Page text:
Timotesubani Monastic Complex and Uplistsikhe Cave City, Georgia Week 120 July 20th 2013
The view from our campsite in the morning looking south whence we came.

The inaccessible nature reserve?

We headed north.
Through Borzomi.
With the presumably Russian influenced mixture of industry and housing.
And, our first church in Georgia.
And the slightly incongruous ferris wheel.
We found our way to the Timotesubani Monastic Complex.

Probably time to whinge about our Garmin map of Georgia. It only knows about the very major roads, and they are sometimes wildly out.

iGo is more honest and doesn't have Georgia.

Back to paper and computer maps.

The complex was built between 1185 and 1205 AD.

No photographs inside.

Basically unrestored, unrenovated, unconverted, unmodified, unadulterated, unreconstituted, unrepaired, and un-anything elsed.

Despite showing their obvious age the frescoes were quite captivating. 

Difficult to describe what it means, after all the other sites we've visited, to look at something of that age, knowing it to be original, without the need to see through subsequent interpretation, destruction or restoration.

A moving sense of age and a different life that hasn't always been present in other places.

There was also the mixture of saintly and knightly depictions which we didn't really have time to take in. 

We settled for a photo of the bells outside.

No bell tower.

And the stone ceiling of the entrance.

The walls are predominantly "Georgia brick".

Its a "working church" and was respected as such by the handful of Georgian tourists who mostly crossed themselves and kissed the entrance on the way in. 

We tried to follow "the white road" that would lead us to Gori.

This was just past the complex and it rapidly deteriorated.

There was little evidence of recent traffic - unlike our last Turkish adventure where we could see tracks of at least two vehicles in the previous couple of days and the all important directions.

We decided to retreat.

We guessed what the local industry is in Hasuri.

Deckchairs and hammocks.


The M8 and M1 haven't been completed.

Until a few km left to Gori I can honestly say is the worst bit of traffic we've been in.

The combination of road, speed, and traffic density meant that there was just enough room for some vehicles to overtake. Long lines of traffic in both directions moving at about 75 km/hr with a few impatient drivers.

Drivers quite happy to overtake knowing there wasn't enough room to avoid oncoming traffic. A giant game of chicken.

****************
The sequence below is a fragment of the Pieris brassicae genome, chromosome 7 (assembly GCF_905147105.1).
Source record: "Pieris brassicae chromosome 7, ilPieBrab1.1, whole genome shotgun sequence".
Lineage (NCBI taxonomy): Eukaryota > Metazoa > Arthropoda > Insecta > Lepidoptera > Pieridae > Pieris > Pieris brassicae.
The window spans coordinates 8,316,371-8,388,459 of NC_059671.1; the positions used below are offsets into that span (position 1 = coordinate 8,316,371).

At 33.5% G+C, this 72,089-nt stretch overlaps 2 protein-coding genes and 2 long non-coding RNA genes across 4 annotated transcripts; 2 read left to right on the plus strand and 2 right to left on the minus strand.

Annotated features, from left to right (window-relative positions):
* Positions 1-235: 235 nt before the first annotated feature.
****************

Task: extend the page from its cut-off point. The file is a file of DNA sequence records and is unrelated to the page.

We stopped for a rest at the very modern Socar-Goodwill services which happened to have wifi.

On the outskirts of Gori is the barracks of an infantry brigade.

Its not too long ago that Russia and Georgia were at odds and there are still trouble spots. Georgia is a small, diverse and slightly disunited country.

We are avoiding South Ossettia and further west. We'll also avoid Chechnya and Dagestan over the border in Russia. 

"Risk reduction" is to avoid likely trouble spots and to move through Georgia relatively fast.

We'll also pass rapidly through part of Ingousettia we can't avoid.

Presumably the town hall in the center.

Our destination is somewhere to the east of Gori. We aren't sure which side of the river, or even which branch of the river, so asked every km or so.

We were generally getting closer when we asked someone who happened to be going part of the way.

We followed.

The truck on the right is a 6 wheel drive Russian one.

Uplistsikhe Cave City is on the north of "the" river.

However, its reached from the south of the river across its very own bridge.About 1 km to its east.

The current village of Uplistsikhe is strung out along a couple of km of the south bank.

We were thoroughly fed up of Garmin's endless loop of "recalculating" and "please drive to highlighted route".

Uplistsikhe, the Lord's Fortress, is an old Caucasian walled city.

The first caves were hewn out of the rock in the tenth century BC.

The city was the religious, political and commercial center of the Georgian kingdom of Kartli - during Hellenistic (3rd to 1st century BC) and Roman (1st to 3rd century AD) times. 

This is "Queen Tamas Hall".

There is no information available to us.

But we can admire the ceiling that looks like it was carved in situ.
The oldest church on site is a distinctive "three nave basilica". Typical of Georgia.

Built in the second half of the tenth century.

The site became a museum in the 1990's. The rock is lighter coloured (cleaner or just worn by people?) than the area surrounding and we are wondering what happened to all the collapsed roofs.

There is a more modern church near the top.

Built on top of an earlier pagan temple, to a sun god.

There's a system of channels to collect water in numerous small cisterns and wells. And steps.


Ali had spotted "St George and the Dragon" in the Timotesubani Monastery.

Here he is again.

More research (sigh).

The "single column hall" was largely intact.

Carved as if built.

Below the caves is more of the city.

Remains of stone houses.

We've read somewhere it was a staging post for the Silk Road (or at least a branch of it) but there's no mention of that at the site.

It was abandoned after Mongol raids in the 13th and 14th centuries.

Abandoned to tourists and lizards!

We camped in the car park.

As far as we can make out "the uniforms" sleep here. And the village is about 100m away. 

Kazbegi (Stepantsminda), Georgia to Kursavka, Russia Week 121 July 21st 2013

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